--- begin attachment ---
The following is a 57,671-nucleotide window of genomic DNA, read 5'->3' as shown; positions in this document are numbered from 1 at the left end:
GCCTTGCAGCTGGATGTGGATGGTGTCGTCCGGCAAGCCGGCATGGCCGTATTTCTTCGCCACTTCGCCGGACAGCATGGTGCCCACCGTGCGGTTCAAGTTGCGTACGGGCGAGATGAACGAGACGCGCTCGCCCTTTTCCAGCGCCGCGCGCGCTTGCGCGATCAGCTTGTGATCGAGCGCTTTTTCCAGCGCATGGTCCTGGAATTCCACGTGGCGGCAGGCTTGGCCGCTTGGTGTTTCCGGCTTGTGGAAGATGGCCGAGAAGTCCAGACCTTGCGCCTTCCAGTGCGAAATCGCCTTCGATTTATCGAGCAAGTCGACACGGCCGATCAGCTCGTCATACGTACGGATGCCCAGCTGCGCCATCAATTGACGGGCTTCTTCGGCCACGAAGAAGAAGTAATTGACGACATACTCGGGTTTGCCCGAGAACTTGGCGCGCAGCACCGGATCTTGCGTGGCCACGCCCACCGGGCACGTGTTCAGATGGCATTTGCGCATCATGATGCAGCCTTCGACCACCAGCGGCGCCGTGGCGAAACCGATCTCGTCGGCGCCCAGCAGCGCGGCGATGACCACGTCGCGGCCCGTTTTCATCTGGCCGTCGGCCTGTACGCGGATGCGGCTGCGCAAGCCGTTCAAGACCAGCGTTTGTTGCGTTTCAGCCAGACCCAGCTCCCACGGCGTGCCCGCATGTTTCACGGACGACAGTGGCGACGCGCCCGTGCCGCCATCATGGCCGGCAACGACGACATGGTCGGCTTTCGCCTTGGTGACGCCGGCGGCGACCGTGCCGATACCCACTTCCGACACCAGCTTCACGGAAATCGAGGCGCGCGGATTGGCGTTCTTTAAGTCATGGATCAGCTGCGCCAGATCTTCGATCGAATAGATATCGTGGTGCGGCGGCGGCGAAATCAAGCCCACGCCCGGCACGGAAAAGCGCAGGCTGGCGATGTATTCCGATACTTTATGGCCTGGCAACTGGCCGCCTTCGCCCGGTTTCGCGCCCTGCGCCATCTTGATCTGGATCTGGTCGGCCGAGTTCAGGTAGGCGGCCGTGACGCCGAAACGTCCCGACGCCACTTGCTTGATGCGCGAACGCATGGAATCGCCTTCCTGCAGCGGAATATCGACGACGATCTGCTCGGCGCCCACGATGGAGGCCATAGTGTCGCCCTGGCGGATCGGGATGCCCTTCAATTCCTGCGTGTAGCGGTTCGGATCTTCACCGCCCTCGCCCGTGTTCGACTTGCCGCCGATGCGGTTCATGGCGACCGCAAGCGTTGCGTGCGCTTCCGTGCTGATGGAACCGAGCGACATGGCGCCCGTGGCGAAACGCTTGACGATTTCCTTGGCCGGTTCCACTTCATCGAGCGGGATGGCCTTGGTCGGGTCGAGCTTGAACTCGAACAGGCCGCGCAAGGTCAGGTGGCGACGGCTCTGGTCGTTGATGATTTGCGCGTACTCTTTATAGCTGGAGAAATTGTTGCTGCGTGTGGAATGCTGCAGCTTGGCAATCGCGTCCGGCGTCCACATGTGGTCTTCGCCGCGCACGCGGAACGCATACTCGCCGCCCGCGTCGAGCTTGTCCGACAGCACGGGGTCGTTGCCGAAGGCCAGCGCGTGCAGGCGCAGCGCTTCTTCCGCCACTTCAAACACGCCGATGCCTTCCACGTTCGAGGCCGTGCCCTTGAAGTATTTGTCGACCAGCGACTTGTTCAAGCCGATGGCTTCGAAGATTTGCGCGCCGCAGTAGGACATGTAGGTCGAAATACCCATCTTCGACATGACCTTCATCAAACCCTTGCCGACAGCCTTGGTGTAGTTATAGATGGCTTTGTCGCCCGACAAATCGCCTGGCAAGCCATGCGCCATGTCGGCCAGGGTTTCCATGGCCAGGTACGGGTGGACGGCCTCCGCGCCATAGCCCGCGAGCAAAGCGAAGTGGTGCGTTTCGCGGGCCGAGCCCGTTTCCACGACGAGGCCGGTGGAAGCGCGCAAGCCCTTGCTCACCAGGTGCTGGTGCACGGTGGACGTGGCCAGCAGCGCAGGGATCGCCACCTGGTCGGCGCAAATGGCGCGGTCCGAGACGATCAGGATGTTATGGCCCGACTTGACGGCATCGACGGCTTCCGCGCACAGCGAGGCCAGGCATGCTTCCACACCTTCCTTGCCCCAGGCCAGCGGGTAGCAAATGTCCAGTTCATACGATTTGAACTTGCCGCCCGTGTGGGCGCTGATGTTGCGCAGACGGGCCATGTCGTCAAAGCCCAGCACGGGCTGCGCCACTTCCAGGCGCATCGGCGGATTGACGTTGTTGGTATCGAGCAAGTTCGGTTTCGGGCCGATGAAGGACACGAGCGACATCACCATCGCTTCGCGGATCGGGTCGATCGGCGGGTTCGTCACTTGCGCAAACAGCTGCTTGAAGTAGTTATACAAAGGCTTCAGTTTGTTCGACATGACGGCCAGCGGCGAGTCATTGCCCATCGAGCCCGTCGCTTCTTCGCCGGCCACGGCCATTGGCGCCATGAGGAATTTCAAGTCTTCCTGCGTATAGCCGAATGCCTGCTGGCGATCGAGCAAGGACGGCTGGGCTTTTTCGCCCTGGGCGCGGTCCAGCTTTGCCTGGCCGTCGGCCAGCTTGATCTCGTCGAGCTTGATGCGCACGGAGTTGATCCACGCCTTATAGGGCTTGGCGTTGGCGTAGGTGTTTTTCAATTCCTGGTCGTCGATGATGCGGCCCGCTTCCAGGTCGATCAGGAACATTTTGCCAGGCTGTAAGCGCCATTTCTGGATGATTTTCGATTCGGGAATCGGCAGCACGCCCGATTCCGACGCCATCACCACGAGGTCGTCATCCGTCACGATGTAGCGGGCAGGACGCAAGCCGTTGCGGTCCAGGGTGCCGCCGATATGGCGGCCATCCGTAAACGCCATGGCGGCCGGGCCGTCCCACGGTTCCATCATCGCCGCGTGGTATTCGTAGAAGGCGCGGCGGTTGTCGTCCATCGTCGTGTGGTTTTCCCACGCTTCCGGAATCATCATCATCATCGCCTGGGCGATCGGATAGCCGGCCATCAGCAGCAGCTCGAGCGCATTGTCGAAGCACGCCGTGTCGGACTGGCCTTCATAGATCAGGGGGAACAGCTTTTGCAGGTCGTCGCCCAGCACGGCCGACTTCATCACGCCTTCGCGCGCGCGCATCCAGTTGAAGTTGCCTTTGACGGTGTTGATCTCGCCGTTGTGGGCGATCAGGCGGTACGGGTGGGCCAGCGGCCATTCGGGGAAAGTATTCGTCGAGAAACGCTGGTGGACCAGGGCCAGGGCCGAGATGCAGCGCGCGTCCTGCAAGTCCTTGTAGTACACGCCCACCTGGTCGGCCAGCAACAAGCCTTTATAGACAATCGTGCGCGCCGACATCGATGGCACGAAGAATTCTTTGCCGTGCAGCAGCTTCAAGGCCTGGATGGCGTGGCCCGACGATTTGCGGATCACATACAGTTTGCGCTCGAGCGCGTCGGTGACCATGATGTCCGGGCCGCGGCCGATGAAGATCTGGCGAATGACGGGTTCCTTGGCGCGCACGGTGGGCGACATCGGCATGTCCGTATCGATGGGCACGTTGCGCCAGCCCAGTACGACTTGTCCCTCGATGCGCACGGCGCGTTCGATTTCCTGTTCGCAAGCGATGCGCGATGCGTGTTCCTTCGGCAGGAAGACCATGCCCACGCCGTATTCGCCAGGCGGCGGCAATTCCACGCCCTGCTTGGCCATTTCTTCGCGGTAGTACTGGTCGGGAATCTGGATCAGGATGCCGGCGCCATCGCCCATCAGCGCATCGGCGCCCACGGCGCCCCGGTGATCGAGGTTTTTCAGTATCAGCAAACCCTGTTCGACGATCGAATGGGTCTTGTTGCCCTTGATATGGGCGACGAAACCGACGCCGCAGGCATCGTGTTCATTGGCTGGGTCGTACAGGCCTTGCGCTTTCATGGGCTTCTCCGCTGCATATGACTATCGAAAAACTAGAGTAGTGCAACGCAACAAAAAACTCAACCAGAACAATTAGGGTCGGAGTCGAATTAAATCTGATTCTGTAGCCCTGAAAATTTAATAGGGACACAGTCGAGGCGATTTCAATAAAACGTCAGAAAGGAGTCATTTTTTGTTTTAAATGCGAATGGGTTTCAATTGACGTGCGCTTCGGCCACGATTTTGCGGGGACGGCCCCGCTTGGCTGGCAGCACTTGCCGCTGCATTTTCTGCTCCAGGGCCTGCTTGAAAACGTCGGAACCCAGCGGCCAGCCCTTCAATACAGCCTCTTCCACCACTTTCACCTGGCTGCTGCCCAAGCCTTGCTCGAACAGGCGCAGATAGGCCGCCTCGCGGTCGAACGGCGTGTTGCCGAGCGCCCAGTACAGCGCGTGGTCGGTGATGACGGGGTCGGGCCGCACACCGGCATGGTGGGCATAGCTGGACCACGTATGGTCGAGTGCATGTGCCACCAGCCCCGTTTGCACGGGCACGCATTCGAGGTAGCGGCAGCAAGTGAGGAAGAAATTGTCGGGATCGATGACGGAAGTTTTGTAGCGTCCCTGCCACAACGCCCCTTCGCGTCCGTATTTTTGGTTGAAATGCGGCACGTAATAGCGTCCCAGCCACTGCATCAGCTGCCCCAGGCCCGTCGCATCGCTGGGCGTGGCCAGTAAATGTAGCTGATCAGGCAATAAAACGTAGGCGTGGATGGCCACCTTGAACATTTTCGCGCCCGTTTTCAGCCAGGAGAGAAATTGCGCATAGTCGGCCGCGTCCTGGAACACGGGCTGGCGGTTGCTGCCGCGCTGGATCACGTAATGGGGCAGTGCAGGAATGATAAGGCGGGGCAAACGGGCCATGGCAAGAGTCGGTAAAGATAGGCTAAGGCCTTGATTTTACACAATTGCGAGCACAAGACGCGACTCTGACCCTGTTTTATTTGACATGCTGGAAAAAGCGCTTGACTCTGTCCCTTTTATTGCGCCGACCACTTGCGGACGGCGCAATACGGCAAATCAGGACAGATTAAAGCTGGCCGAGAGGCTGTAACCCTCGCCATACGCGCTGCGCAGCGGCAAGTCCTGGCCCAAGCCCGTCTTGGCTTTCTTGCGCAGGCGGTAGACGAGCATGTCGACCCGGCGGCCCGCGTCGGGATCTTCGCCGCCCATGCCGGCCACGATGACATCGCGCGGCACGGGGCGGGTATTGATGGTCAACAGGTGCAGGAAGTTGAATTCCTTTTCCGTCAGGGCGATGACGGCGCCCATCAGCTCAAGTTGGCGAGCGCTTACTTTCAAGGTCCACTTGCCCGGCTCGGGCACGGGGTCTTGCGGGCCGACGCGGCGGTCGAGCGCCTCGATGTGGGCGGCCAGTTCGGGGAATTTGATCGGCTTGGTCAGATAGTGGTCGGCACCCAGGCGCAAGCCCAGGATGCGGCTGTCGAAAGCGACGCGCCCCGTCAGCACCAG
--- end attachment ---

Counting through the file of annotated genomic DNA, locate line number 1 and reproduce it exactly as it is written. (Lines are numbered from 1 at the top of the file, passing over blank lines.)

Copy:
The following is a 57,671-nucleotide window of genomic DNA, read 5'->3' as shown; positions in this document are numbered from 1 at the left end: